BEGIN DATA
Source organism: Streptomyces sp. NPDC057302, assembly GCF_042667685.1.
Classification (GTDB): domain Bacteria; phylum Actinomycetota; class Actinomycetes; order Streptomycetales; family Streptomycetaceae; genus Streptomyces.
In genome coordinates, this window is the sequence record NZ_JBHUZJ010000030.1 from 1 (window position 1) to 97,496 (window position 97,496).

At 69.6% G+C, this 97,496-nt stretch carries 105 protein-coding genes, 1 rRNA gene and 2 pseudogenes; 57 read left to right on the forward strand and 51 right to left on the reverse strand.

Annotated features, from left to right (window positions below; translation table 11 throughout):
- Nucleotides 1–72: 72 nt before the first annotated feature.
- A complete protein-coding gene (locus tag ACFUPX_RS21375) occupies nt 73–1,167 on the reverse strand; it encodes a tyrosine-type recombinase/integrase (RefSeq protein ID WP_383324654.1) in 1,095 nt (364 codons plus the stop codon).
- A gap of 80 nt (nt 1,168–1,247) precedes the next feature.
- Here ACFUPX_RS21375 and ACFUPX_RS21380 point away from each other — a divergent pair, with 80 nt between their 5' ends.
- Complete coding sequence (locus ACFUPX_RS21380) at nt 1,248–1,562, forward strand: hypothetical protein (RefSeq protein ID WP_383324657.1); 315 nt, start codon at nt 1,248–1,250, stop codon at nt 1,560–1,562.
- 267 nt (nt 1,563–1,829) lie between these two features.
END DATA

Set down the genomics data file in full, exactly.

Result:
Source organism: Streptomyces sp. NPDC057302, assembly GCF_042667685.1.
Classification (GTDB): domain Bacteria; phylum Actinomycetota; class Actinomycetes; order Streptomycetales; family Streptomycetaceae; genus Streptomyces.
In genome coordinates, this window is the sequence record NZ_JBHUZJ010000030.1 from 1 (window position 1) to 97,496 (window position 97,496).

At 69.6% G+C, this 97,496-nt stretch carries 105 protein-coding genes, 1 rRNA gene and 2 pseudogenes; 57 read left to right on the forward strand and 51 right to left on the reverse strand.

Annotated features, from left to right (window positions below; translation table 11 throughout):
- Nucleotides 1–72: 72 nt before the first annotated feature.
- A complete protein-coding gene (locus tag ACFUPX_RS21375) occupies nt 73–1,167 on the reverse strand; it encodes a tyrosine-type recombinase/integrase (RefSeq protein ID WP_383324654.1) in 1,095 nt (364 codons plus the stop codon).
- A gap of 80 nt (nt 1,168–1,247) precedes the next feature.
- Here ACFUPX_RS21375 and ACFUPX_RS21380 point away from each other — a divergent pair, with 80 nt between their 5' ends.
- Complete coding sequence (locus ACFUPX_RS21380) at nt 1,248–1,562, forward strand: hypothetical protein (RefSeq protein ID WP_383324657.1); 315 nt, start codon at nt 1,248–1,250, stop codon at nt 1,560–1,562.
- 267 nt (nt 1,563–1,829) lie between these two features.